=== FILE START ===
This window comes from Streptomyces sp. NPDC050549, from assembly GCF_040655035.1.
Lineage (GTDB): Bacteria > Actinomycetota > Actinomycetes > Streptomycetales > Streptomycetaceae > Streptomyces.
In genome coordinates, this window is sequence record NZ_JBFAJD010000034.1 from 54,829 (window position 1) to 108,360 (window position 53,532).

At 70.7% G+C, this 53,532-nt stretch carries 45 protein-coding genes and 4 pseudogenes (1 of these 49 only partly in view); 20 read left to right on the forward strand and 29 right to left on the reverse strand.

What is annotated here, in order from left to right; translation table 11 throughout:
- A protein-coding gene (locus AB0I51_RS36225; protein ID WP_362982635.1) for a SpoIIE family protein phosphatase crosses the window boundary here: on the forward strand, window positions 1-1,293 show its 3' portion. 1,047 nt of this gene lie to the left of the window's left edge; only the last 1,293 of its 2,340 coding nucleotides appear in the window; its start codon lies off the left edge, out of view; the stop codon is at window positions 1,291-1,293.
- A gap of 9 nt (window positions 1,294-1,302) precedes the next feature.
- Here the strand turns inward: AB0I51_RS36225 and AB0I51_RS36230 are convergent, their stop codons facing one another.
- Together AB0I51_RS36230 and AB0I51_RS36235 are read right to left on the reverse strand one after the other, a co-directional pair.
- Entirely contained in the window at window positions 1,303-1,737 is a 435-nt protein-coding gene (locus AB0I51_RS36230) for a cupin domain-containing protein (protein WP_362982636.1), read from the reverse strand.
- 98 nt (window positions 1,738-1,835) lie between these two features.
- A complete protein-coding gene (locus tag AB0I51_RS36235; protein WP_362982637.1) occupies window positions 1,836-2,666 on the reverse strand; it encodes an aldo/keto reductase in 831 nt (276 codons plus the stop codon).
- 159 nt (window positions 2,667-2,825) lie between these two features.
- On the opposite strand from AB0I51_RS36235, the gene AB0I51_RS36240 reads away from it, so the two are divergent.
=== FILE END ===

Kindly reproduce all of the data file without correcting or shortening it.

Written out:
This window comes from Streptomyces sp. NPDC050549, from assembly GCF_040655035.1.
Lineage (GTDB): Bacteria > Actinomycetota > Actinomycetes > Streptomycetales > Streptomycetaceae > Streptomyces.
In genome coordinates, this window is sequence record NZ_JBFAJD010000034.1 from 54,829 (window position 1) to 108,360 (window position 53,532).

At 70.7% G+C, this 53,532-nt stretch carries 45 protein-coding genes and 4 pseudogenes (1 of these 49 only partly in view); 20 read left to right on the forward strand and 29 right to left on the reverse strand.

What is annotated here, in order from left to right; translation table 11 throughout:
- A protein-coding gene (locus AB0I51_RS36225; protein ID WP_362982635.1) for a SpoIIE family protein phosphatase crosses the window boundary here: on the forward strand, window positions 1-1,293 show its 3' portion. 1,047 nt of this gene lie to the left of the window's left edge; only the last 1,293 of its 2,340 coding nucleotides appear in the window; its start codon lies off the left edge, out of view; the stop codon is at window positions 1,291-1,293.
- A gap of 9 nt (window positions 1,294-1,302) precedes the next feature.
- Here the strand turns inward: AB0I51_RS36225 and AB0I51_RS36230 are convergent, their stop codons facing one another.
- Together AB0I51_RS36230 and AB0I51_RS36235 are read right to left on the reverse strand one after the other, a co-directional pair.
- Entirely contained in the window at window positions 1,303-1,737 is a 435-nt protein-coding gene (locus AB0I51_RS36230) for a cupin domain-containing protein (protein WP_362982636.1), read from the reverse strand.
- 98 nt (window positions 1,738-1,835) lie between these two features.
- A complete protein-coding gene (locus tag AB0I51_RS36235; protein WP_362982637.1) occupies window positions 1,836-2,666 on the reverse strand; it encodes an aldo/keto reductase in 831 nt (276 codons plus the stop codon).
- 159 nt (window positions 2,667-2,825) lie between these two features.
- On the opposite strand from AB0I51_RS36235, the gene AB0I51_RS36240 reads away from it, so the two are divergent.